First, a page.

I may have missed some things, but this list encompasses the bulk of the factors I look for. Once I’ve found a potential company, I call them to see how approachable they are and to see if I can glean any more information. I call customers who use the product to ask about their experience with the company, and I call distributors who sell the product. I try and talk to anyone who deals with the company or uses the product to get a better understanding of how good or bad the product (and the company) is.

This process probably sounds time consuming, but I’ve come to consider myself a full time investor. This being said, I can assure you I don’t spend eight hours a day on the phone. Because the company in question is usually not a hot prospect at the time, the share price is usually fairly flat, so there is little risk that something material is going to happen right away. I will have these conversations over long periods of time, and will make notes accordingly. If the research turns up good information, I slowly add to my position. Rarely do I put in a large volume order, as with small companies, one can move the price quickly. Once I have a significant position, I monitor things – and wait, sometimes for a long time.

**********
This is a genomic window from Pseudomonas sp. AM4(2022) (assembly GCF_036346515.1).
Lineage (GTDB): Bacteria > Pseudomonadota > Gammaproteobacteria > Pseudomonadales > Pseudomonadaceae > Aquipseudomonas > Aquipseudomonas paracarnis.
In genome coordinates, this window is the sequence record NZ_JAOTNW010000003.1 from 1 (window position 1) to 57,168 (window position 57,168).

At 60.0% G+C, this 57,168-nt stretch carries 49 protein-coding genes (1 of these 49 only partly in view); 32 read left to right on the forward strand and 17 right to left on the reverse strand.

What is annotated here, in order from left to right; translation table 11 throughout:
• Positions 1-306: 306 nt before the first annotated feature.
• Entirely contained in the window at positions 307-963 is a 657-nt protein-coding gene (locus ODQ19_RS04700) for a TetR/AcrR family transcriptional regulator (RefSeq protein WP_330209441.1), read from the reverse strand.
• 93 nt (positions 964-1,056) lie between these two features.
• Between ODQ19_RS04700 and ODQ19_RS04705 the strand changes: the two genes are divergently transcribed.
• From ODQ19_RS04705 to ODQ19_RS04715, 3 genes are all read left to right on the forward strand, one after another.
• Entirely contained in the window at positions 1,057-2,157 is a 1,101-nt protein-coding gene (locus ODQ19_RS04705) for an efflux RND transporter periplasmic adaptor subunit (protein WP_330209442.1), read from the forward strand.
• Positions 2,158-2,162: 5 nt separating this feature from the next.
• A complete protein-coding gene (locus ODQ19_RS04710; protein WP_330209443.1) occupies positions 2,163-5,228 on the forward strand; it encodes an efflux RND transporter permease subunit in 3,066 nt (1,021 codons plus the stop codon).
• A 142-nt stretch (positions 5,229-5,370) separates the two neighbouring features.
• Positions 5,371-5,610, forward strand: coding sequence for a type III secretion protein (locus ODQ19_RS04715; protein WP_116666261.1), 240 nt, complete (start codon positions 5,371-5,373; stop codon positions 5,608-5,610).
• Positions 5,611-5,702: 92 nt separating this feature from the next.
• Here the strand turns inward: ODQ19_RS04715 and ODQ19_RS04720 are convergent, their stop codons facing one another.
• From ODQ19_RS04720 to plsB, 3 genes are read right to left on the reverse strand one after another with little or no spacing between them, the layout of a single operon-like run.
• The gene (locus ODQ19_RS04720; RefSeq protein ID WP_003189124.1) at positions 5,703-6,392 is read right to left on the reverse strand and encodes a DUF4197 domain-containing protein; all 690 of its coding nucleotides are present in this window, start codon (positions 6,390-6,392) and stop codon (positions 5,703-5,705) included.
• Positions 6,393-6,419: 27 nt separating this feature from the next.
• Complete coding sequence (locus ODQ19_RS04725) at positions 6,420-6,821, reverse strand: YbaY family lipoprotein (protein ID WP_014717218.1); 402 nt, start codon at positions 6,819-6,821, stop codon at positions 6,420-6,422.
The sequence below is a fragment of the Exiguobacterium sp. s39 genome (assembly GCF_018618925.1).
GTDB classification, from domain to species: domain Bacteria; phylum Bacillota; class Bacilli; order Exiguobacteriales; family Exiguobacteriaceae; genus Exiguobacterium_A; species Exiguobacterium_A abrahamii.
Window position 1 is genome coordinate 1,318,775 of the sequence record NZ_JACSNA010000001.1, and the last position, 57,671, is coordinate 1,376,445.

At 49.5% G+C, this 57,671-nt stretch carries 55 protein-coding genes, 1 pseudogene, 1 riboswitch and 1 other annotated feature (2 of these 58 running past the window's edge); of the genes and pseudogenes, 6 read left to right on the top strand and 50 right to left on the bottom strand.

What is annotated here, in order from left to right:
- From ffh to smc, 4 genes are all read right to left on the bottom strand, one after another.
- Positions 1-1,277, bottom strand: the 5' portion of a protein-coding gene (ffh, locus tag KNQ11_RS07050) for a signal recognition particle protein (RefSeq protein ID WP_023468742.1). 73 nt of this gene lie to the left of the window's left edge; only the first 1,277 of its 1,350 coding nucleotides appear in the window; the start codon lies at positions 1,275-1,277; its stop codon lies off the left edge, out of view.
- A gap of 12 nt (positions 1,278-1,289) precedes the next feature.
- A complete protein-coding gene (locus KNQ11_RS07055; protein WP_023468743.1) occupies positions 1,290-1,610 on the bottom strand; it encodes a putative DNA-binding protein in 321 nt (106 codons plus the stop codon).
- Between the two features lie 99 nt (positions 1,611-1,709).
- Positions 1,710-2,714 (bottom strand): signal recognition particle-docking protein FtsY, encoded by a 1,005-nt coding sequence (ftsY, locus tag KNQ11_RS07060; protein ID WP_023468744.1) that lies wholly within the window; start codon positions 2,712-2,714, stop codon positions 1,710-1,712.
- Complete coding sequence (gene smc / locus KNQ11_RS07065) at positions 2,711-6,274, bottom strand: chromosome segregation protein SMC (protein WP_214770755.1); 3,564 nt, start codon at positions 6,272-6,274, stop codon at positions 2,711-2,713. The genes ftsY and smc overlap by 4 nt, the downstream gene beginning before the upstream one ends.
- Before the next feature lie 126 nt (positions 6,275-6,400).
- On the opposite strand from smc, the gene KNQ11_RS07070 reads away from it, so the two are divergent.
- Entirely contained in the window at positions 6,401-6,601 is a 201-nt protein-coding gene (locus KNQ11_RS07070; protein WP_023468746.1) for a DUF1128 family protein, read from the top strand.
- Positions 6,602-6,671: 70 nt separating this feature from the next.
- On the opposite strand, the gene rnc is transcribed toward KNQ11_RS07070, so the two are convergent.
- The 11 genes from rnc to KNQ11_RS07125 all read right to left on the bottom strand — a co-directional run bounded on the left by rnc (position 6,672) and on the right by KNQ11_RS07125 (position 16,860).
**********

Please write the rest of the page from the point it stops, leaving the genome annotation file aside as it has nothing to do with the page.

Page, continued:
As you can imagine, this process is not for the faint of heart or for the impatient, so it tends to weed out those shareholders. But the payoffs, when they do occur, are well in excess of normal returns. While there is always the risk that a company can go bankrupt, thereby handing you a 100% loss, when these companies turn the corner, they pay off far beyond ones expectations. It only takes one to move an entire portfolio, as I discovered a few years after starting to pursue this “tiny ugly company” strategy. Over the period of 24 months, I watched the share price of one of my holdings move from under $0.20 to over $6.00. That single holding moved my entire portfolio significantly, and made up for everything else that was just plodding along.